|Rotz, Clarence - Al|
Submitted to: Proceedings of the American Society of Agricultural and Biological Engineers International (ASABE)
Publication Type: Proceedings
Publication Acceptance Date: 3/26/2010
Publication Date: 9/13/2010
Citation: El-Mashad, H.M., Zhang, R., Mitloehner, F.M., Arteaga, V., Rumsey, T., Zhao, Y., Hafner, S.D., Montes, F., Rotz, C.A. 2010. A mass transfer model of ethanol emission from thin layers of corn silage. Proceedings of the American Society of Agricultural and Biological Engineers International (ASABE). Paper No. 711P0510cd. Interpretive Summary:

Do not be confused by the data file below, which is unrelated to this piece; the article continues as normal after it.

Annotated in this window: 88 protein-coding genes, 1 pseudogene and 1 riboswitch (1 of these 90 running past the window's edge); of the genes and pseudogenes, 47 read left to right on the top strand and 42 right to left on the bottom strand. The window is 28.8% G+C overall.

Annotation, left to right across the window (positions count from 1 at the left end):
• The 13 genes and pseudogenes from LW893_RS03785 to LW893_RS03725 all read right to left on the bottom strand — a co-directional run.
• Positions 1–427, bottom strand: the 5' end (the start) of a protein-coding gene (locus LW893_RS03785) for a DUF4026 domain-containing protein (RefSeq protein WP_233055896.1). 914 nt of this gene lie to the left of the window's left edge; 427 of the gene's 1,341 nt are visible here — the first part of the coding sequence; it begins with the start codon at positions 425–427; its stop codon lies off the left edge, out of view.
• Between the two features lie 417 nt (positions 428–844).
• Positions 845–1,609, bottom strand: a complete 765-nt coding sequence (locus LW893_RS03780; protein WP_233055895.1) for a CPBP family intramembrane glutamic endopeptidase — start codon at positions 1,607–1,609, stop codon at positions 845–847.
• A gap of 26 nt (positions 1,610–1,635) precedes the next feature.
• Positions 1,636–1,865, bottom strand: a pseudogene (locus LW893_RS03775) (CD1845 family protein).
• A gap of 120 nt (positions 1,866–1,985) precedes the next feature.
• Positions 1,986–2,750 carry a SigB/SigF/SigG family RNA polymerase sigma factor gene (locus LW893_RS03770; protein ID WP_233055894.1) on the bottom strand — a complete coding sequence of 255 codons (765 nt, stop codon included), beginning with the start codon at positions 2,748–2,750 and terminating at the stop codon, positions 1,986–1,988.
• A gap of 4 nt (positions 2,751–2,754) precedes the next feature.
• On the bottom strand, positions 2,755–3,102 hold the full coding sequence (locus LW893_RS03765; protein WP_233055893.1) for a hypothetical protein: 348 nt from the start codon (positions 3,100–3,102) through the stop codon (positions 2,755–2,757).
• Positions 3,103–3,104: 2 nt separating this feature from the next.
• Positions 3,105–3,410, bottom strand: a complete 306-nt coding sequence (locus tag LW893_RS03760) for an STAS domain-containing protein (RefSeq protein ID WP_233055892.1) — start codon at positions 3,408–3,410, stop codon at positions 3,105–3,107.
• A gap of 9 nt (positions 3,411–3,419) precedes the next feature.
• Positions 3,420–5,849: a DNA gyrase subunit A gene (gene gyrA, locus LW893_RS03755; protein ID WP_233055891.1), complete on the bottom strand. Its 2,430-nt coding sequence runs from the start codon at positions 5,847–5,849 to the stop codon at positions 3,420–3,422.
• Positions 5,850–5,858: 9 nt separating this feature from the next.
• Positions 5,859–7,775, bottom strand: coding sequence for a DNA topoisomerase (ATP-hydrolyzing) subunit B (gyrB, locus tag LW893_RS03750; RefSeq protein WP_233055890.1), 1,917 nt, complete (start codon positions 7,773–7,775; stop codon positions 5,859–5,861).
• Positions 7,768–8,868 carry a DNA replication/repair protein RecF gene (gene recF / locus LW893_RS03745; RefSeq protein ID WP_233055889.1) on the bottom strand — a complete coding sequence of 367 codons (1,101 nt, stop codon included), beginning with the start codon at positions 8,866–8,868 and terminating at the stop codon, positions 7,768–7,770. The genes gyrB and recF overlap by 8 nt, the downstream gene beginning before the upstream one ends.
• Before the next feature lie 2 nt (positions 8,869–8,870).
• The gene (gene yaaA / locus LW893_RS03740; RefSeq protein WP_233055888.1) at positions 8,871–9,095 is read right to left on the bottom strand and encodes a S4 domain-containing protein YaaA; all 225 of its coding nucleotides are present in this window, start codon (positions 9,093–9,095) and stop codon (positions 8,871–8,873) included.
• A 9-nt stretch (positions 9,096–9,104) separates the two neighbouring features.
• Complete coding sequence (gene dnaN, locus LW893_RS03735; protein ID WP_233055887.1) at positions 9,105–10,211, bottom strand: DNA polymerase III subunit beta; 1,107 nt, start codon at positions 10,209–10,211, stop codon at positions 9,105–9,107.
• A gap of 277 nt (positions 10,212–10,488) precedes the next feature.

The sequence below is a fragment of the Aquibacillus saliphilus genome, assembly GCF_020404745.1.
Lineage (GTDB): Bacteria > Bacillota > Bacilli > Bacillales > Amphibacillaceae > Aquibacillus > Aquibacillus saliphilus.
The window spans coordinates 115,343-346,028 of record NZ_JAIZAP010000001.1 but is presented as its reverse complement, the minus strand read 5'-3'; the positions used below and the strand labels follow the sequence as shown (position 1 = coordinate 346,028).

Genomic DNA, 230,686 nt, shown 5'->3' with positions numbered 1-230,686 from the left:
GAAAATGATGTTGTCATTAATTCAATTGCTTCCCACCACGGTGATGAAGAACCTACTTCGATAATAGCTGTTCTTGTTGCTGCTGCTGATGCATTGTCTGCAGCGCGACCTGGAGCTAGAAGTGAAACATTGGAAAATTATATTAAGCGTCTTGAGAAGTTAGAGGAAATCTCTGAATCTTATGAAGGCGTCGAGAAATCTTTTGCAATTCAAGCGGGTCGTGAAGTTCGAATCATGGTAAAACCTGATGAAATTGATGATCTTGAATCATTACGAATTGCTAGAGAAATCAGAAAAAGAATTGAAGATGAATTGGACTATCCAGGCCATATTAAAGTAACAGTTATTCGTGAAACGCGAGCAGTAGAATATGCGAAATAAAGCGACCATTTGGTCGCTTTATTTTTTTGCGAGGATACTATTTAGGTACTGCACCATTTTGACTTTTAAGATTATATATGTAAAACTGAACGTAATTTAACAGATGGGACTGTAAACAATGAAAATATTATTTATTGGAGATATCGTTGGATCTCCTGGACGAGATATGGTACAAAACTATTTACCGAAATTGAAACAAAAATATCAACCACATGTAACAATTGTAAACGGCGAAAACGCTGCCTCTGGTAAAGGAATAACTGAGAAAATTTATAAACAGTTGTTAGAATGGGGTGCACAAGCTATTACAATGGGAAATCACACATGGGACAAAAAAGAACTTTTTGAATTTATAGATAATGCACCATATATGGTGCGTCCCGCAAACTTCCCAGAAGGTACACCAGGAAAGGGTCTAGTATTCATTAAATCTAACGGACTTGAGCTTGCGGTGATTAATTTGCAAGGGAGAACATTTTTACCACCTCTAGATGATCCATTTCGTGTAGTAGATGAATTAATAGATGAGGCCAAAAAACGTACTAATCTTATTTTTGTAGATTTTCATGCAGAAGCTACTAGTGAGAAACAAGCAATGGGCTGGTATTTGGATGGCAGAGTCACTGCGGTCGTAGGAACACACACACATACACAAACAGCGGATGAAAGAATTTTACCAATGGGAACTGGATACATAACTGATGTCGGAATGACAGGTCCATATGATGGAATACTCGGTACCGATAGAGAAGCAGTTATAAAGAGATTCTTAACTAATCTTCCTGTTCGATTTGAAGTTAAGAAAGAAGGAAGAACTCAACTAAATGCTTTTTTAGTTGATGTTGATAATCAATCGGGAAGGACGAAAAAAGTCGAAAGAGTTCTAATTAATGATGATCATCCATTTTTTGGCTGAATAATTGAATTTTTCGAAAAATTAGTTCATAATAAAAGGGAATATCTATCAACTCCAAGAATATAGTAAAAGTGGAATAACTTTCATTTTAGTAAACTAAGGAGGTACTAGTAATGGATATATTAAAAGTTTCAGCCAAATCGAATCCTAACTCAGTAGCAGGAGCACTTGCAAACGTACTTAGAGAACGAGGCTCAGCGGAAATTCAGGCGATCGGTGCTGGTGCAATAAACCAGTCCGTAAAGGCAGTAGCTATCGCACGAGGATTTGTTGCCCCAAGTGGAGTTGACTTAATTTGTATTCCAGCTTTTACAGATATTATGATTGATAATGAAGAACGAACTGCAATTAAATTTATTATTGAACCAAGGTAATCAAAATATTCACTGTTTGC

Technical Abstract: Dairies may be important emission sources for volatile organic compounds (VOCs). Reactive organic gases (ROG) emissions from dairy farms are the second largest source responsible for ozone formation in the California’s San Joaquin Valley. Animal feed was found to be a major ROG emission source on dairies in several recent studies. Ethanol represented 70-80% of the VOC mass emitted from silages. The objective of this research was to develop and validate a mathematical model for estimating ethanol emission rates from corn silage under different temperatures and air velocities. A first-order boundary layer mass transfer model was developed. The developed model was validated using data collected from experiments conducted in a controlled environment chamber (10.5 m×4.4 m×2.8 m). A 100 kg mass of corn silage was kept inside the environmental chamber that was ventilated at an air flow rate of 2100 cubic meters per hour. Ethanol emissions were measured every minute, over one day, using a photoacoustic gas analyzer. Ethanol concentration in the silage was monitored over the experimental time using a gas chromatograph. Experiments were also conducted to calculate the effective mass transfer coefficient of ethanol under different temperatures and air velocities using a wind tunnel. A multiple regression equation was derived that correlated the effective mass transfer coefficient with temperature and air velocity. Predicted ethanol emission rates were well correlated with measured values. A high correlation was also found between predicted and measured ethanol concentrations in the silage. The model was further applied to determine ethanol emission rates from thin layers of loose silage under selected weather conditions of a dairy farm in California. The model results showed that over 95% of the ethanol present in silage could be emitted in the first 8 hours after exposing the silage to ambient air with temperature ranging from 18 to 35 C and velocity ranging from 0.1 to 2 meters per second.